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US DOE finalizes changes to LNG export review process

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US DOE finalizes changes to LNG export review process


According to a notice posted Thursday, DOE will now wait for the Federal Energy Regulatory Commission to complete its environmental review of an LNG export project, as required by the National Environmental Policy Act, before initiating work on an export authorization request. DOE had been considering applications in the order in which they were filed and issuing conditional approvals given that the projects had yet to receive approval from FERC.

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"DOE will no longer act in the published order of precedence, but will act on applications in the order they become ready for final action," the notice said. "An application is ready for final action when DOE has completed the pertinent NEPA review process and when DOE has sufficient information on which to base a public interest determination."

DOE has issued eight approvals for exporting LNG to non-FTA countries, the notice said, for a total of 10.52 Bcf/d. Most recently, DOE gave Oregon LNG conditional approval to ship 1.25 Bcf/d of LNG to non-FTA countries from a proposed site in Warrenton, Oregon.

The notice is slated to run in the Federal Register on Friday.

DOE makes public interest determinations for energy export projects, while FERC is responsible for reviewing the export facility design, engineering and environmental footprint -- a far more detailed and lengthy review process than DOE's. DOE officials have said that the change, proposed in May, would streamline the process, allowing projects that have received environmental review to move ahead for consideration.

In its notice Thursday, DOE sought to downplay concerns from industry that no longer providing conditional approvals could harm the prospects for proposed projects, given that such approvals provide assurances that have helped companies secure customers.

While acknowledging that conditional approvals "may hold value for some applicants," DOE found that "the justification for issuing conditional decisions before completing NEPA review is much weaker in an environment where applicants are willing to commit resources to NEPA review even without a conditional decision."

Officials found "numerous instances where applicants have proven willing to commit resources to NEPA review before having received a conditional authorization," going on to say that many of the applicants that have received conditional authorizations already "had made substantial progress in preparing resource reports for the NEPA review process" before receiving DOE's approval.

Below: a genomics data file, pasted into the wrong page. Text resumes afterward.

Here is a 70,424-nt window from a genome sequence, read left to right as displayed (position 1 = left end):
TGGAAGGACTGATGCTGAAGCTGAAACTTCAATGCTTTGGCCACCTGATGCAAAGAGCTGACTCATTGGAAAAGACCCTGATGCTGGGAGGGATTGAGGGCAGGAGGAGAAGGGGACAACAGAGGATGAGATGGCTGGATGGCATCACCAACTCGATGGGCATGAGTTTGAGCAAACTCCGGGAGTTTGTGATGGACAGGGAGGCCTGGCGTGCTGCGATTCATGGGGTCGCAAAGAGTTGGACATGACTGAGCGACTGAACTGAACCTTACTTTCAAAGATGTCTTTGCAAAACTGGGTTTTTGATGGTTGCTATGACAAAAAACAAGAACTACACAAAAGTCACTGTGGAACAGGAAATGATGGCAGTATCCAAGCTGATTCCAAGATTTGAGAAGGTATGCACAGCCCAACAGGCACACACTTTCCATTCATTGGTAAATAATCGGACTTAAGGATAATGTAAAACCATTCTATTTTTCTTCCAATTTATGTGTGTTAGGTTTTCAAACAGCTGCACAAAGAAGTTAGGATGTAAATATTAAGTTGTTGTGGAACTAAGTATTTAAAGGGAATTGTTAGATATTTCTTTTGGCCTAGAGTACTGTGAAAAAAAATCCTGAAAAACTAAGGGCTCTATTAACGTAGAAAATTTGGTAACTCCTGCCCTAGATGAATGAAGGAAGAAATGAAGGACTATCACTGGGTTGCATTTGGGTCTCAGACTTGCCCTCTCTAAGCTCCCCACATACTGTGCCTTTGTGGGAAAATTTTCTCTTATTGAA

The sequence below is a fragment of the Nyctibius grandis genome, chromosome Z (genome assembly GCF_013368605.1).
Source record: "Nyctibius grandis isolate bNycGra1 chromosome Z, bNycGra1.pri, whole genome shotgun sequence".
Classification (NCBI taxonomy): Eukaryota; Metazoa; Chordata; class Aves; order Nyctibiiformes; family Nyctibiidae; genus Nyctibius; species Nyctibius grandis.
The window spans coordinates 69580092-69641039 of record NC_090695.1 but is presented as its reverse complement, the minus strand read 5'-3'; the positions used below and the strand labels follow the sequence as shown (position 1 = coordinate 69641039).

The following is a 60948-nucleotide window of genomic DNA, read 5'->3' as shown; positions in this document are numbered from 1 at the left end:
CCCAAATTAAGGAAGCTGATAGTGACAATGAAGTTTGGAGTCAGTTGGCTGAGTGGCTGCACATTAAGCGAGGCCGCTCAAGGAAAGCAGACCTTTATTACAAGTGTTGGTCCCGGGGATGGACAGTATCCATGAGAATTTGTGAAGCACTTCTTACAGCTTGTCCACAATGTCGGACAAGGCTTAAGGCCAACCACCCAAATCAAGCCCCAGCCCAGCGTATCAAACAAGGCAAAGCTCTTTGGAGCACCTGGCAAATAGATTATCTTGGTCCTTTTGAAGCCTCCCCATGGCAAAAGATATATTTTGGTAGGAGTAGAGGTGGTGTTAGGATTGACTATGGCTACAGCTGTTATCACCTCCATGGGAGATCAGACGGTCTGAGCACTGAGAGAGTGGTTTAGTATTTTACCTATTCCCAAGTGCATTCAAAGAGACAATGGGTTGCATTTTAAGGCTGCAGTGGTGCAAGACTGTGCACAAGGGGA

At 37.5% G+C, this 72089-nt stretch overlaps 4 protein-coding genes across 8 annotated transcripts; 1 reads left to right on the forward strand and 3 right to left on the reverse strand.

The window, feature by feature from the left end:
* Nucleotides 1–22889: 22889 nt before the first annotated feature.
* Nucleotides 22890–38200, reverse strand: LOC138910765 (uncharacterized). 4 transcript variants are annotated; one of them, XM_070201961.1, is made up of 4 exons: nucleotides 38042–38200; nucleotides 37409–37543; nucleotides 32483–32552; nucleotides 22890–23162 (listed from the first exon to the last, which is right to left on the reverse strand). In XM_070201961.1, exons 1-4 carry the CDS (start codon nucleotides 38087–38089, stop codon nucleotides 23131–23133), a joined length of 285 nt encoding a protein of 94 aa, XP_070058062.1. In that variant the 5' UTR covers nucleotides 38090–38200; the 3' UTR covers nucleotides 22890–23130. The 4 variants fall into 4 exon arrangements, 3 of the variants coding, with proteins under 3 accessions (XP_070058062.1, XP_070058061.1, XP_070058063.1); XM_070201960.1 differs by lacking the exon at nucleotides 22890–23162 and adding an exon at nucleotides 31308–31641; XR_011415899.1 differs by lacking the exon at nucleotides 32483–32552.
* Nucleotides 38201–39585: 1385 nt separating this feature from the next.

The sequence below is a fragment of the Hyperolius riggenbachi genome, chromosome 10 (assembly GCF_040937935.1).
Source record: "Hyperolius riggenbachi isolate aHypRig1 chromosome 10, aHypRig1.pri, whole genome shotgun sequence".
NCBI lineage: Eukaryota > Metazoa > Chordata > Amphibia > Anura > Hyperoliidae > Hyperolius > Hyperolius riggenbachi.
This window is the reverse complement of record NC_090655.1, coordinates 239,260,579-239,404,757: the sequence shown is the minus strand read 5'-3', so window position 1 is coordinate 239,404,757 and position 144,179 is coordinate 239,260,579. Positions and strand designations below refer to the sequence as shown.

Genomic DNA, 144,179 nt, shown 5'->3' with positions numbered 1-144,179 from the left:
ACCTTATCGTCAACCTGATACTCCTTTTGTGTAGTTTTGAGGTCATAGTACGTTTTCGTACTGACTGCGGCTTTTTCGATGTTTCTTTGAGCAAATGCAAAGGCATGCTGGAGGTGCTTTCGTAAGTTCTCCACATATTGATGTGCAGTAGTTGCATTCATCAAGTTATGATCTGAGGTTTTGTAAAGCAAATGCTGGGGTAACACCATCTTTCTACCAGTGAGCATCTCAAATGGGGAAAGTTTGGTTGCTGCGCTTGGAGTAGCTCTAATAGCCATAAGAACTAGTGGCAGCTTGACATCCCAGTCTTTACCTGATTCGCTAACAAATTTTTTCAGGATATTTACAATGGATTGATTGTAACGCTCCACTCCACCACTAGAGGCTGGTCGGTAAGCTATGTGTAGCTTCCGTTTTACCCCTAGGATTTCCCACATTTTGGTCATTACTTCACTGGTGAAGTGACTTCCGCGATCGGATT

"These examples demonstrate that, broadly speaking, conditional decisions are no longer necessary for applicants to commit substantial resources to the NEPA review process," DOE said.

Industry commenters also called on DOE to set a deadline for acting on applications following the completion of the NEPA process, arguing in part that they would provide regulatory certainty to those involved. While DOE said it was "sympathetic to this concern," it rejected those calls for several reasons.

"First, each application contains novel issues such that a deadline that is reasonable for the majority of cases may be unreasonable in an individual case. Second, DOE lacks control over when the NEPA review for applications is complete. Were the final [environmental impact statement] for several applications to be completed at or around the same time, compliance with a fixed deadline may be unworkable," DOE said.

Bill Cooper, president of the Center for Liquefied Natural Gas, said Thursday that he was "not surprised" with DOE's decision to finalize the proposal with no substantive changes. Given the parameters of DOE's proposal, he said there was not a lot of wiggle room for DOE to adjust its proposal in the face of comments. He said that DOE raised similar points in responding to comments as it did in proposing the changes in May.

In terms of the timing of DOE's decision-making, Cooper argued that the notice and recent comments from officials seem to indicate that DOE does not want to be pinned down to making decisions within a particular time frame. In reference to DOE's comments about several applications coming up for review at the same time, Cooper argued it is unlikely that they would be coming out of FERC in a batch, and that there is no reason why DOE cannot do some of the work around the export of the commodity in advance.

"I'm not sure what comes out of the environmental review that fundamentally affects the export of the commodity itself," Cooper said.

In a research note Thursday, ClearView Energy Partners noted DOE's statements on timing in saying that the new approach is "more of a traffic signal than a timer," highlighting that DOE did not commit itself to a "fixed decision interval" in reviewing applications.

"We anticipate that the DOE could maintain a conservative approach of waiting until rehearing challenges at the FERC have concluded before taking its own final actions," ClearView said. "This stance would allow DOE to begin work on the non-FTA review order (green light) but control the timing of the order's issuance (no timer) and manage its own resources as it chooses."

--Bobby McMahon,
--Edited by Annie Siebert,